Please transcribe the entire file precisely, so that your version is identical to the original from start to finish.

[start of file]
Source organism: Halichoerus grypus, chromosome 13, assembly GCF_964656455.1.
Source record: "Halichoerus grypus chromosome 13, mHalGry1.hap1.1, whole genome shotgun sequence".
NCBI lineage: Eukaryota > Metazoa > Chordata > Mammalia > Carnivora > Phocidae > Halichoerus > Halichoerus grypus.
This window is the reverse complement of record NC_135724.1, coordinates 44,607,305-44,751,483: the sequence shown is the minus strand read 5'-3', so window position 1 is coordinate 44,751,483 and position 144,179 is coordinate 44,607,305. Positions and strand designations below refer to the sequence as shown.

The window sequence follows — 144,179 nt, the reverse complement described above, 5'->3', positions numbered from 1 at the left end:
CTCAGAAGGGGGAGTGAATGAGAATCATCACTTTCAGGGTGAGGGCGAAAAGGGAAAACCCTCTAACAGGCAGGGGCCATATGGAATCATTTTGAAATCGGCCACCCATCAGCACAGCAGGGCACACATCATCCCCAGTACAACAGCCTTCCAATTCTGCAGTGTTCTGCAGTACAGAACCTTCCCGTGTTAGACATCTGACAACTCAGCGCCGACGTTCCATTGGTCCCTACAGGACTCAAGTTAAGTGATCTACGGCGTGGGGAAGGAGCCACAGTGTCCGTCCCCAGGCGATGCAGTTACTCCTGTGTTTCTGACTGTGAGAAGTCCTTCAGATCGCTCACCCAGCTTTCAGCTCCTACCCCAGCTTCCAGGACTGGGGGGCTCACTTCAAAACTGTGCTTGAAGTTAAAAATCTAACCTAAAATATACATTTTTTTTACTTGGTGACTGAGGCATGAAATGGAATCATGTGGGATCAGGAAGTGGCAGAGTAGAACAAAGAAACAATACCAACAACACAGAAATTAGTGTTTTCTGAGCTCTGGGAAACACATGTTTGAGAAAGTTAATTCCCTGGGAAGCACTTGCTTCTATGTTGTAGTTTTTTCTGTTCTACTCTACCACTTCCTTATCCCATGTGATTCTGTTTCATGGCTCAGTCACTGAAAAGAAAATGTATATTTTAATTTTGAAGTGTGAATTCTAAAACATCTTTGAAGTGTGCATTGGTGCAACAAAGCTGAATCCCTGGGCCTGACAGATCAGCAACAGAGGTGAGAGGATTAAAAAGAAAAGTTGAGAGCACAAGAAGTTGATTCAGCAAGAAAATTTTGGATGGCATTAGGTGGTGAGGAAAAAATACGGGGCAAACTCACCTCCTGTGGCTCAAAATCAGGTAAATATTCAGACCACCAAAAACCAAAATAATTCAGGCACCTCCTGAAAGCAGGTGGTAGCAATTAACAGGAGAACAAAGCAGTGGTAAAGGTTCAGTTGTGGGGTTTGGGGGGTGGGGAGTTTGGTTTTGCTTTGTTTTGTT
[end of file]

Source organism: Halichoerus grypus, chromosome 13, assembly GCF_964656455.1.
Source record: "Halichoerus grypus chromosome 13, mHalGry1.hap1.1, whole genome shotgun sequence".
NCBI lineage: Eukaryota > Metazoa > Chordata > Mammalia > Carnivora > Phocidae > Halichoerus > Halichoerus grypus.
This window is the reverse complement of record NC_135724.1, coordinates 44,607,305-44,751,483: the sequence shown is the minus strand read 5'-3', so window position 1 is coordinate 44,751,483 and position 144,179 is coordinate 44,607,305. Positions and strand designations below refer to the sequence as shown.

The window sequence follows — 144,179 nt, the reverse complement described above, 5'->3', positions numbered from 1 at the left end:
CTCAGAAGGGGGAGTGAATGAGAATCATCACTTTCAGGGTGAGGGCGAAAAGGGAAAACCCTCTAACAGGCAGGGGCCATATGGAATCATTTTGAAATCGGCCACCCATCAGCACAGCAGGGCACACATCATCCCCAGTACAACAGCCTTCCAATTCTGCAGTGTTCTGCAGTACAGAACCTTCCCGTGTTAGACATCTGACAACTCAGCGCCGACGTTCCATTGGTCCCTACAGGACTCAAGTTAAGTGATCTACGGCGTGGGGAAGGAGCCACAGTGTCCGTCCCCAGGCGATGCAGTTACTCCTGTGTTTCTGACTGTGAGAAGTCCTTCAGATCGCTCACCCAGCTTTCAGCTCCTACCCCAGCTTCCAGGACTGGGGGGCTCACTTCAAAACTGTGCTTGAAGTTAAAAATCTAACCTAAAATATACATTTTTTTTACTTGGTGACTGAGGCATGAAATGGAATCATGTGGGATCAGGAAGTGGCAGAGTAGAACAAAGAAACAATACCAACAACACAGAAATTAGTGTTTTCTGAGCTCTGGGAAACACATGTTTGAGAAAGTTAATTCCCTGGGAAGCACTTGCTTCTATGTTGTAGTTTTTTCTGTTCTACTCTACCACTTCCTTATCCCATGTGATTCTGTTTCATGGCTCAGTCACTGAAAAGAAAATGTATATTTTAATTTTGAAGTGTGAATTCTAAAACATCTTTGAAGTGTGCATTGGTGCAACAAAGCTGAATCCCTGGGCCTGACAGATCAGCAACAGAGGTGAGAGGATTAAAAAGAAAAGTTGAGAGCACAAGAAGTTGATTCAGCAAGAAAATTTTGGATGGCATTAGGTGGTGAGGAAAAAATACGGGGCAAACTCACCTCCTGTGGCTCAAAATCAGGTAAATATTCAGACCACCAAAAACCAAAATAATTCAGGCACCTCCTGAAAGCAGGTGGTAGCAATTAACAGGAGAACAAAGCAGTGGTAAAGGTTCAGTTGTGGGGTTTGGGGGGTGGGGAGTTTGGTTTTGCTTTGTTTTGTT